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"But any reasonable concept of democratic citizenship requires an individual
who is able to discern knowledge from propaganda,
is competent to choose among conflicting claims and programs,
and is capable of actively participating in the affairs of the polity."—Aronowitz

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Feb. 2, 2012

Wall Street (Journal) Science: Why Scientists Must Engage the Public

"A candidate for public office in any contemporary democracy may have to consider what, if anything, to do about "global warming." Candidates should understand that the oft-repeated claim that nearly all scientists demand that something dramatic be done to stop global warming is not true. In fact, a large and growing number of distinguished scientists and engineers do not agree that drastic actions on global warming are needed."

"No Need to Panic About Global Warming"
16 signers, Wall Street Journal, Jan. 27, 2012

My course, COM455—"Science and Communication for a Century of Limits," addresses the disconnect between the academic natural sciences (viewed as discourse communities) and the public sphere, seeking answers to questions such as 1) What do we know (and how credible is our "knowledge"), 2) How important is it that we act on what we know (about, for example, climate change, peak oil, or the future of an over-crowded planet), and 3) How persuasive (rhetorically effective) are scientific messages? Because the public sphere is rife with conflicting information and corresponding demands for action, current press continually serves up teachable moments. Here is how a comment from a friend became part of a lesson plan this week:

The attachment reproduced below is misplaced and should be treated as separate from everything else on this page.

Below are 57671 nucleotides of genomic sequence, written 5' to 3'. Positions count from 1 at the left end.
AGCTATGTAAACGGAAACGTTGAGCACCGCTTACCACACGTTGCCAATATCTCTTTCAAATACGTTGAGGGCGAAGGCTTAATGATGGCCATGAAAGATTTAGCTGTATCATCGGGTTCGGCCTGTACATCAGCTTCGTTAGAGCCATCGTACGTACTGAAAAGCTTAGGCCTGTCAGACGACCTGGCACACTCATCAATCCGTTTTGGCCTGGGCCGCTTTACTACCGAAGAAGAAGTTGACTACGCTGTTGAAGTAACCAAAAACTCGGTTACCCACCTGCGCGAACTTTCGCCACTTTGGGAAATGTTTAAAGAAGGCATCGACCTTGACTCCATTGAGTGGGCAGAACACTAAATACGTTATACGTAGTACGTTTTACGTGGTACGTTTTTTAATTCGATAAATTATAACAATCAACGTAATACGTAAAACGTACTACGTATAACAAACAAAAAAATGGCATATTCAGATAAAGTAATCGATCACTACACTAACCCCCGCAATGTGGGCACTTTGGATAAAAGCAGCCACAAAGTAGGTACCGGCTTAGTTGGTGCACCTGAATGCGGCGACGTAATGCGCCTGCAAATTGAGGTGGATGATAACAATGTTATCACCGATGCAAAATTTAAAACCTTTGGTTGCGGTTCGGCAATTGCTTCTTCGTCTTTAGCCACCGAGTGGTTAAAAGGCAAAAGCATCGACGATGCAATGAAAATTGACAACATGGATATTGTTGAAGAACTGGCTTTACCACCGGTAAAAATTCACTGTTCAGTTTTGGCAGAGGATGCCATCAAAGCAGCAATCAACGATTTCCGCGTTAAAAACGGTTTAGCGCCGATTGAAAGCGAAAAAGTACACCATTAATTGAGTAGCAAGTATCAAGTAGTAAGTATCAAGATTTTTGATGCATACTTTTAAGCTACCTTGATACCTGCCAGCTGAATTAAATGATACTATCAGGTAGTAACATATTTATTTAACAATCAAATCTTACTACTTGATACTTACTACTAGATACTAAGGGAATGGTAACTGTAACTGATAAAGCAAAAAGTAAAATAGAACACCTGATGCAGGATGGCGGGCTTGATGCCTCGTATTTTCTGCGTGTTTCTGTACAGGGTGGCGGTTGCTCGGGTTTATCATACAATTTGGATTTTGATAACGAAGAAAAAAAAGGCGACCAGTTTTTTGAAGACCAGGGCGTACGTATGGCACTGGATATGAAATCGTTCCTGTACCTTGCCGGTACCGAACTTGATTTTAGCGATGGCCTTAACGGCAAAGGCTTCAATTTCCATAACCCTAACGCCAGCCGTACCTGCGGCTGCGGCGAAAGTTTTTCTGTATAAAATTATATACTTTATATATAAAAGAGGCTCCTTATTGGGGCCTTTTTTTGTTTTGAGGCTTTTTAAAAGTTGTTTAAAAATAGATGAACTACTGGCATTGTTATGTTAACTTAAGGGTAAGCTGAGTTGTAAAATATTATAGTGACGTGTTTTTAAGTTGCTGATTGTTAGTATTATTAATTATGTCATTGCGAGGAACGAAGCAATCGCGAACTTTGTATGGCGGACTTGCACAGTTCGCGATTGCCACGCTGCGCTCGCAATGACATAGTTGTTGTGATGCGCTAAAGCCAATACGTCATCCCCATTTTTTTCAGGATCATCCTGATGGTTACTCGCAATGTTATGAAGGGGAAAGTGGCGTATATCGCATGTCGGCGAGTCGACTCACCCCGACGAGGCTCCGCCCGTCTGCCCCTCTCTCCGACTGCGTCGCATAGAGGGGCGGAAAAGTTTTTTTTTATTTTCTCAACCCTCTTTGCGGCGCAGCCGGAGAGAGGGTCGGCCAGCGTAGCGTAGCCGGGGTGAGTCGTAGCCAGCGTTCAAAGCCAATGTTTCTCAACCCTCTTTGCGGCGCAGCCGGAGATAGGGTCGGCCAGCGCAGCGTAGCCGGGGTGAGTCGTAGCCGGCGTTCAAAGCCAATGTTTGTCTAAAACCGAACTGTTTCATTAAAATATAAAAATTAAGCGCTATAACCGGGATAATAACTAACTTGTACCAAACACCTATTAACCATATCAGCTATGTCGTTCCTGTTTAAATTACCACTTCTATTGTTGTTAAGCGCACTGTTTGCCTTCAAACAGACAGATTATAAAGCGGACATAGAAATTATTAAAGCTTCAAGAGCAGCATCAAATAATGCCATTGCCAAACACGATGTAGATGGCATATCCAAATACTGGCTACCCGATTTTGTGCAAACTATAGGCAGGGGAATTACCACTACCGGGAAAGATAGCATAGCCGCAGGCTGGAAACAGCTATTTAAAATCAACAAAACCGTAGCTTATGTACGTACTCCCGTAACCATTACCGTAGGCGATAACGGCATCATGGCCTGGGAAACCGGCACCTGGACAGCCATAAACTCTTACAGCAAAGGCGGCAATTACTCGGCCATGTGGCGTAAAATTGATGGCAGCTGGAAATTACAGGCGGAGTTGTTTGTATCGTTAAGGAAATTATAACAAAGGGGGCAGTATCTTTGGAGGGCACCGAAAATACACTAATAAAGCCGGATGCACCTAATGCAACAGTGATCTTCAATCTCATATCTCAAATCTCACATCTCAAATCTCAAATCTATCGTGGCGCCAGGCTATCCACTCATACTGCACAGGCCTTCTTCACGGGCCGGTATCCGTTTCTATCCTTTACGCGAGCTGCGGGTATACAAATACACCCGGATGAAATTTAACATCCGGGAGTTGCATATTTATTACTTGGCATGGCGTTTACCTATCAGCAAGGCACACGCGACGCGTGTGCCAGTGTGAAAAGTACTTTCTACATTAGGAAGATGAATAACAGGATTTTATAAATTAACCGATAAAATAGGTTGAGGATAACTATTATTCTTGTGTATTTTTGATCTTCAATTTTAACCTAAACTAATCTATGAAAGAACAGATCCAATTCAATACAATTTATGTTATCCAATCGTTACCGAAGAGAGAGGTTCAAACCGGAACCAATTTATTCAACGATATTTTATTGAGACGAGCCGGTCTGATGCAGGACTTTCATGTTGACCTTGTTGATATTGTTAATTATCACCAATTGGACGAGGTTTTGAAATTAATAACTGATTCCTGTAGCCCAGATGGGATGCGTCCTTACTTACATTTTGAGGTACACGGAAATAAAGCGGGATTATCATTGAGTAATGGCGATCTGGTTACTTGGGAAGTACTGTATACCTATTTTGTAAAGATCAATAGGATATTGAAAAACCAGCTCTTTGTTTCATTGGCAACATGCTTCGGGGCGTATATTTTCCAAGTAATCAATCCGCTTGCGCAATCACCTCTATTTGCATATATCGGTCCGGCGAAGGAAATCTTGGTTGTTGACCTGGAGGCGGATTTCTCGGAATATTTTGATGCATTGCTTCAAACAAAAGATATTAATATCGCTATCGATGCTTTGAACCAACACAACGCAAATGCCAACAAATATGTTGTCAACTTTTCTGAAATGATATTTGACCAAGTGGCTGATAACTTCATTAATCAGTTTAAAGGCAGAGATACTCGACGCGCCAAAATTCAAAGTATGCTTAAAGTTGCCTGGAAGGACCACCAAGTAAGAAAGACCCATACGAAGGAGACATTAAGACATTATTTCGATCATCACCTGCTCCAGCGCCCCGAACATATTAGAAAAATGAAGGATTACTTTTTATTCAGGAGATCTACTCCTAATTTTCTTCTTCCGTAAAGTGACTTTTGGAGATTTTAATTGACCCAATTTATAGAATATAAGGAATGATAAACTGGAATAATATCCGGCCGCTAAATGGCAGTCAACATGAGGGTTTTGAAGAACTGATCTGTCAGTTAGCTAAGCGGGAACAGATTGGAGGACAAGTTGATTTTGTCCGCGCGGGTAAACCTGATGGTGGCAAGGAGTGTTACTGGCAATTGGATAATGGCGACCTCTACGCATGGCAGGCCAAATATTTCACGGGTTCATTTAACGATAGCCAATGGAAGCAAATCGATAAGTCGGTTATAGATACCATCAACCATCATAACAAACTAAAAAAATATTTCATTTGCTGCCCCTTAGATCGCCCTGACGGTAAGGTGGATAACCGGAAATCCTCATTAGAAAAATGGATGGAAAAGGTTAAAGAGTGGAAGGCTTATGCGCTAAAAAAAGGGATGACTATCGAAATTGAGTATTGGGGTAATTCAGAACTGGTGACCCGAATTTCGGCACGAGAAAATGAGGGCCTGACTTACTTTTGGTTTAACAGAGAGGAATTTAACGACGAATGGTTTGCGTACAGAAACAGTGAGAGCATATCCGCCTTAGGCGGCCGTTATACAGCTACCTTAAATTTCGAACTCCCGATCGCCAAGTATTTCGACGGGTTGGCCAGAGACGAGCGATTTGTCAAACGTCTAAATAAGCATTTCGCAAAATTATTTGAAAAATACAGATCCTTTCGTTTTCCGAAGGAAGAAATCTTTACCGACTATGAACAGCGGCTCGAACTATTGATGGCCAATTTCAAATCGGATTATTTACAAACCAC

A facebook posting last Friday by a former student (now seeking an advanced degree on the west coast) pointed to a blog posting that commented on two articles about climate change.

The blog posting was by blogger Cory Doctorow, posting on BoingBoing.Net on January 28, titled "WSJ's partisan approach to climate change vs. science." Doctorow referred to a Wall Street Journal letter from January 27, in which 16 scientists argued that climate change was nothing worth acting on. He went on to describe a response from several scientists, submitted to but rejected by the Journal, but subsequently published in Science. This made no sense, as neither the Journal nor Science could have possibly exhibited such rapid, nearly instant turnaround. I traced the article to the Journal easily because Doctorow had posted its title and date. Through my subscription to Science, I found no such letter in the last couple of issues. Fortunately, a comment to the Doctorow blog pointed to the correct letter in Science.

The WSJ letter is online from the Journal. "No Need to Panic About Global Warming" was published Jan. 27 as a letter from 16 scientists. It's lead paragraph is quoted above. The rest of the letter provided supporting paragraphs. Had the letter been an essay from one of my students, it would have been returned with a failing grade and strong urging to provide documentation to substantiate claims made in several places in the letter and to resubmit for an improved grade (this double-work for both student and professor is a normal practice early in the semester; papers later in the semester may take slightly longer for the student to write, but are easier on the professor and often a great pleasure to read). In a course on science and communication, students must be required to provide references and quantitative data or scientific observations or scientifically reasoned argument to back all claims. The letter did not meet this requirement. Although persuasive in tone, it lacked scientific credibility. The distinction (between rhetorical strength and scientific credibility) provides an example of a finer point of learning that is a critical theme for the entire course.